How To Cast A Baitcaster

Baitcasting reels are a go-to option for heavy fishing such as largemouth bass, tuna, marlin or, northern pike at a farther distance. However, for the first time or in the starting, it’s hard to cast with a baitcaster especially when you are used to spinning reels. However, there are simple steps that will help you how to cast a baitcaster without forming any baitcasting backlash. 

How To Cast A Baitcaster

Though, before you cast a baitcaster make sure you have a better understanding of setting magnetic brake on baitcaster, how to spool, and other adjustments. Nevertheless, we have also explained this in the following text but for the detailed explanation, you can click on the linkS mentioned. 

Five simple steps for how to use a baitcaster and cast it:

Fishing line:

Fishing line
Reel is the real deal!

The first step is to choose the line you are fishing from the three available as mono, fluoro, and braid depending on your skill and fishing condition. If you are a beginner, you must have a lack of knowledge about how to use baitcaster. And, thus you should choose a heavy line of around 15 to 18 lb of monofilament or fluorocarbon with medium-heavy lures.  

The reason is the knotting mechanism of each line while the mono and fluoro have the best knotting mechanism. So it will hold the spool perfectly and spoil the process in between whereas, braid no matter how effective, can do that. However, there are a few baitcasting tips and tricks which you can find here for using braid perfectly. 

Settings and adjustments:

Are you a beginner? this might help.

Although, the first step is to spool the baitcaster which requires you to tie the knot and set the line according to the guide linked above. However, after you have spooled the line, the most crucial step is to set up the reel with the rod. At this point, you have to lure the bait at the top of the rod plus make sure the arc you’re setting is a semi-circle and not straight from point A to B, similar to that in a spinning reel. 

Then comes the knob control setting, all you have to do is to tight it up while pressing the thumb and you’re all set. For the safe side, you can repeat the steps before casting a baitcaster to check the tension. After these steps, you can reel the line and remember to stop when it is 12 inches left from the end of the rod. 

Set the arc: 

Set the arc 
Arc to fetch, fish to catch.

Now you have to set the arc and position before you throw the bait. For this purpose, you need to hold the rod “horizontally”. Since if you were previously a spinning reel fisherman you’ll likely throw in the vertical direction and that’s where the trouble began for how to baitcast properly. 

Moreover, you need to set the arc, or may call as the angle. Here you have to bend your elbow in such a way that it makes a 90-degree right angle. Now, you can raise the rod and throw it into the water. 

Spool control and Grips: 

Then comes the spool control and grippings just after you have set the line and position. The effective holding mechanism involves the thumb right on the spool and in contact with the button while the fingers should be at the bottom of the reel. Keep the thumb just above the spool after the bait travels in the air and touches the water.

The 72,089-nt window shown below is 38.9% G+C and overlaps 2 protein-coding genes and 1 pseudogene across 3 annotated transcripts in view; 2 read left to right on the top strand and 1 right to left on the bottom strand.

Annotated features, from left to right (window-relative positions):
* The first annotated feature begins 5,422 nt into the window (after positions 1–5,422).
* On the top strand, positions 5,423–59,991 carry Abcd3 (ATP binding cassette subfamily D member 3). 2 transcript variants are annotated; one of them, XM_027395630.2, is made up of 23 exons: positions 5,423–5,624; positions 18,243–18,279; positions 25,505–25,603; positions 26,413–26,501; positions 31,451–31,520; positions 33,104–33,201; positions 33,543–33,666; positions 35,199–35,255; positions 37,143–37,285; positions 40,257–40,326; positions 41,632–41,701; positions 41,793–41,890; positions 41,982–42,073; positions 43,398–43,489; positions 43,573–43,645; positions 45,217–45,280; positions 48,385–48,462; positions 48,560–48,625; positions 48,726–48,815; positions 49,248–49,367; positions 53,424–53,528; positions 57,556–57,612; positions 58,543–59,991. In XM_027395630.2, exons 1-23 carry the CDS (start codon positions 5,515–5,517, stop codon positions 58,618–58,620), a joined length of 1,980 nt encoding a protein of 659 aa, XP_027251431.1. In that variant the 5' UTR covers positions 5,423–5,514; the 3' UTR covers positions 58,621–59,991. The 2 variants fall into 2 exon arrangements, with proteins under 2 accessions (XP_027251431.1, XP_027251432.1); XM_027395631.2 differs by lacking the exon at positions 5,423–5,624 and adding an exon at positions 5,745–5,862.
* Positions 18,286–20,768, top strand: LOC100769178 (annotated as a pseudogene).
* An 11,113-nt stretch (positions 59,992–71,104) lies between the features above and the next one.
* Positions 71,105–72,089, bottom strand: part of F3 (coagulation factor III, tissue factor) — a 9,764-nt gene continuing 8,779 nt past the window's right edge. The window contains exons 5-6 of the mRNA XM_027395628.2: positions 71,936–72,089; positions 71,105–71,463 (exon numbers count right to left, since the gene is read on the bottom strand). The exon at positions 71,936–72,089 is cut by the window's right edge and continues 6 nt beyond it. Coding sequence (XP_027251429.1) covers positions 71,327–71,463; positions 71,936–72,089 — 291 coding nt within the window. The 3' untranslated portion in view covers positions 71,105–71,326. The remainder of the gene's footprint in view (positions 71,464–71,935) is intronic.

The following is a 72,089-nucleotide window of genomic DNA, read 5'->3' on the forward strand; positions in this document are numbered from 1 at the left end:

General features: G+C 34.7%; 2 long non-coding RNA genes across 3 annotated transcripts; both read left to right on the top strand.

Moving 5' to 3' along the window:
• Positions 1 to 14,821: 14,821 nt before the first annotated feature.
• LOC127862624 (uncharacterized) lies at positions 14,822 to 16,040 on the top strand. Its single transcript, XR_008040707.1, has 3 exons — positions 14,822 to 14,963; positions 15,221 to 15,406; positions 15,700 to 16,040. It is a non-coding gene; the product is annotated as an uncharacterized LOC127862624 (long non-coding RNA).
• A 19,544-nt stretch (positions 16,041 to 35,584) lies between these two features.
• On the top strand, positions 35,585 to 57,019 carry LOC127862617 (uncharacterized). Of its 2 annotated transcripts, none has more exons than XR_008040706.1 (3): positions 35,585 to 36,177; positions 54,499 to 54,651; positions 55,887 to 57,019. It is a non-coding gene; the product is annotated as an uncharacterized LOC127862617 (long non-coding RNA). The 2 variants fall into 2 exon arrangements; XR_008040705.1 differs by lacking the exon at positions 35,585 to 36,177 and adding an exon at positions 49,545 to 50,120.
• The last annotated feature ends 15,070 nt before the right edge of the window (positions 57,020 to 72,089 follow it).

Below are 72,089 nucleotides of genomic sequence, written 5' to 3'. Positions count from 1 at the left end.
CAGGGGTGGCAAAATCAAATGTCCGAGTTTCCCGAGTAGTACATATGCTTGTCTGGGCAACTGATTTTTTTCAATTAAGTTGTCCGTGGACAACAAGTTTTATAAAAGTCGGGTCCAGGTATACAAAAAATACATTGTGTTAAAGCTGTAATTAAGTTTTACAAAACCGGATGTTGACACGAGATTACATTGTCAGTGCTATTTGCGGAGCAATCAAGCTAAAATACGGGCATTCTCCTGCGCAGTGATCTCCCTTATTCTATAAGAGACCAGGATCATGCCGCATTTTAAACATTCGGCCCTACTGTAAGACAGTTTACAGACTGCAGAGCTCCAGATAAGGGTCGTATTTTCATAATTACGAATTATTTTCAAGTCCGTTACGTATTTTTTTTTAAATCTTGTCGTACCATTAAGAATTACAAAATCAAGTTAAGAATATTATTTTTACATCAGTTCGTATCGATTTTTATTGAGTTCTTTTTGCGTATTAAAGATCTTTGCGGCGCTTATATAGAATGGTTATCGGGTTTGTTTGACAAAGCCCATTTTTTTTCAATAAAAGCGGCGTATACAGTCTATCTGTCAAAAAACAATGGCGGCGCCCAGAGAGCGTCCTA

This is the most critical moment for how to cast baitcaster since the wind, gravity and other conditions affect the line and the chances are you’ll backlash instantly. However, the reason why this happens is that the gravity and the wind slow down the lure. Whilst, the spool speed remains the same which causes the line to tangle in between. 

Thumb control:

Without proper thumb control, you cant learn how to cast a baitcaster effectively. There are certain moments in which the use of an educated thumb is most important otherwise you will lose it all to backlashes and bird’s nesting. At first, when you have freed up the line from the spool and it meets the water, you need to stop the line by pressing it with the thumb at the right time. Overall, you must have your thumb set slightly over the spool to keep the line in check and order. 

Hand Orientation:

Here is to mention one of the most interesting facts about the baitcasting reel. If you’re a left-handed fisherman, the reel for you cant be with left side handles since you’re holding the reel with your left hand and need to switch hands for retrieving. Case reserved, if you chose the reel right hand-oriented reel, you’ll be in a lot of flexibility since you can hold it up effectively without losing control and don’t require the switch the hand as well. 


Typically, with a baitcaster, you can cast up to 30 to 40 yards without any difficulty. However, it also depends upon the size of the rod as well as the distance you throw your bait at. 

Although you can absolutely cast lighter lures but here you have to take care of one thing that you’re not forcing much power while throwing otherwise it will cause a bird’s nest. 

This is because the lure has been slowed down while the spool remains spinning at the same speed which causes what we call “backlashes” and this is what stops you to cast farther. 


Here is to summarise how to cast a baitcaster for you to quickly rewind the steps. Set up the braking and drag system after spooling the line. In the next step, throw the line after setting up the position and arc. Plus, make sure you adjust the spool tension. 

Finally, with efficient thumb control at perfect timing, you are all set to cast a baitcaster with zero backlashing. However, remember to lock the spool once you have turned off the release. And you’re all set to cast your baitcaster.

Clinton Shannon

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